To the Editor.—
The report of Goodenough et al,1 which reviewed the familial and acquired paroxysmal dyskinesias, states that anticonvulsants and other drugs are seldom effective in the rare nonkinesiogenic form of this disorder. We have recently treated a brother and sister who had nonkinesiogenic paroxysmal dyskinesia with carbamazepine and haloperidol, and the results so far are encouraging.
Report of Cases.—CASE 1.—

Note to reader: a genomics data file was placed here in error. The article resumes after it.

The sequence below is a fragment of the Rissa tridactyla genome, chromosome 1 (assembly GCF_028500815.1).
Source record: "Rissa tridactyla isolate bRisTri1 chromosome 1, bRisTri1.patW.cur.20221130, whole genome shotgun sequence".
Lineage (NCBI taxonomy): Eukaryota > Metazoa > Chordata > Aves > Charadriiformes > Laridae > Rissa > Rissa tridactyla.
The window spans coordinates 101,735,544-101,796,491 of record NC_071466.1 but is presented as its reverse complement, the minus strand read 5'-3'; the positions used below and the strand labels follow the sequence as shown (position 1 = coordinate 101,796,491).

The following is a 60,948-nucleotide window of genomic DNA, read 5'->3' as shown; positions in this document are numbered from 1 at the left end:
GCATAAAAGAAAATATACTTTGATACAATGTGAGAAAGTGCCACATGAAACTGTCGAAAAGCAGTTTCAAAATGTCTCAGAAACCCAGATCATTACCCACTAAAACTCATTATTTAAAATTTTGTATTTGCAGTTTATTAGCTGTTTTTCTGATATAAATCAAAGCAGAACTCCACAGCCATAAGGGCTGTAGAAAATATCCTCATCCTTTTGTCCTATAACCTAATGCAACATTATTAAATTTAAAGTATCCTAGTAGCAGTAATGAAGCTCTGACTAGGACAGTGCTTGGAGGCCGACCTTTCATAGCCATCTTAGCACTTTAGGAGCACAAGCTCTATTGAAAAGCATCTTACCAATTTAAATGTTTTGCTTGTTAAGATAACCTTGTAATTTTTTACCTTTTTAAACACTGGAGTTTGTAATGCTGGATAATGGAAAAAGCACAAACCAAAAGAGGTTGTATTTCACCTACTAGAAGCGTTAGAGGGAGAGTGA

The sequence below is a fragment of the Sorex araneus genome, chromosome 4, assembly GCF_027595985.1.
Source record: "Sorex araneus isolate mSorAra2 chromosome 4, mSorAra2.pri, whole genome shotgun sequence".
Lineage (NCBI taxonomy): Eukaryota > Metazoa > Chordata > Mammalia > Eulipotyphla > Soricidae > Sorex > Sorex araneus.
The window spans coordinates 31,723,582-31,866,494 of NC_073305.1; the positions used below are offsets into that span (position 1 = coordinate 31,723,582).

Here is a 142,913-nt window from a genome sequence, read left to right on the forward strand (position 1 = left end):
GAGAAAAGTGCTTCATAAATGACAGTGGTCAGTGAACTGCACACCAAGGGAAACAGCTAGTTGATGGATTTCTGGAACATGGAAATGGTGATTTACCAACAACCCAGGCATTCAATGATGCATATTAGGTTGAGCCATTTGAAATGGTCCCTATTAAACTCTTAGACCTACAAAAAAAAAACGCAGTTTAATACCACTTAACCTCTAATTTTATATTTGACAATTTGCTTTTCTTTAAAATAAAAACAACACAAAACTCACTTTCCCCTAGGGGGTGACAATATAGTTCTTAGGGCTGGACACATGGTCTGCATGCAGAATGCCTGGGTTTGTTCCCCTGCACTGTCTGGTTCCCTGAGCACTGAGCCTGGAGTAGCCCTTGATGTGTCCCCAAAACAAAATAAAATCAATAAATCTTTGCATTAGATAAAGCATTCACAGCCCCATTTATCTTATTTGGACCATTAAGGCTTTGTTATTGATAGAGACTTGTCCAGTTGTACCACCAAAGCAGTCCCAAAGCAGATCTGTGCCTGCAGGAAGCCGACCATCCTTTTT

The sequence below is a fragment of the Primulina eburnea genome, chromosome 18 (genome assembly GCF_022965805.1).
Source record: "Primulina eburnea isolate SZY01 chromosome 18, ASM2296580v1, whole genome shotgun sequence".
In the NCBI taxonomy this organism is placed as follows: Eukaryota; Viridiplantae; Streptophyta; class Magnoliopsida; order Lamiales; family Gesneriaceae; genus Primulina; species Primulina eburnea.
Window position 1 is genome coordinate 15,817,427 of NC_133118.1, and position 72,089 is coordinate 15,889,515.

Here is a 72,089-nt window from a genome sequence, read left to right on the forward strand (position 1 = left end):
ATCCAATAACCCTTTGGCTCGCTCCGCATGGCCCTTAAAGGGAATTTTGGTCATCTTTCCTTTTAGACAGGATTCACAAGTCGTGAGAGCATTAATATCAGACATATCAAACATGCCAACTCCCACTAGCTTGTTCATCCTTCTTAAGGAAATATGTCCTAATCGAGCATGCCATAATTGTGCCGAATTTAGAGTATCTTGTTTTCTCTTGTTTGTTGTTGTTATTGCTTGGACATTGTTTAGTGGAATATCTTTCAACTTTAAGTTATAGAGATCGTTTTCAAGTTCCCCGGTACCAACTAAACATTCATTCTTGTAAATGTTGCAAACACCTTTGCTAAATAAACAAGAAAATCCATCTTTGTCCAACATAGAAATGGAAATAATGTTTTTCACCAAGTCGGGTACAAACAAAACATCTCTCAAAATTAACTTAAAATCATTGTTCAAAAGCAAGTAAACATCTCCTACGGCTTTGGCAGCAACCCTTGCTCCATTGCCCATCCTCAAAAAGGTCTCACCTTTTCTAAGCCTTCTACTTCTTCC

A 19-year-old man had attacks of stiffness and shaking of his legs for ten months. He first felt his toes curling, and then his legs stiffened and shook for 15 to 30 minutes. There was no weakness or altered consciousness, but he could not stand during an attack. The attacks occurred monthly and were unrelated to heavy exercise, movement, food, or alcohol. Phenytoin sodium made his symptoms worse, but 0.5 mg of haloperidol at bedtime has controlled the attacks for eight months.
The 13-year-old sister
David L. Coulter, Peter Donofrio. Haloperidol for Nonkinesiogenic Paroxysmal Dyskinesia. Arch Neurol. 1980;37(5):325–326. doi:10.1001/archneur.1980.00500540103027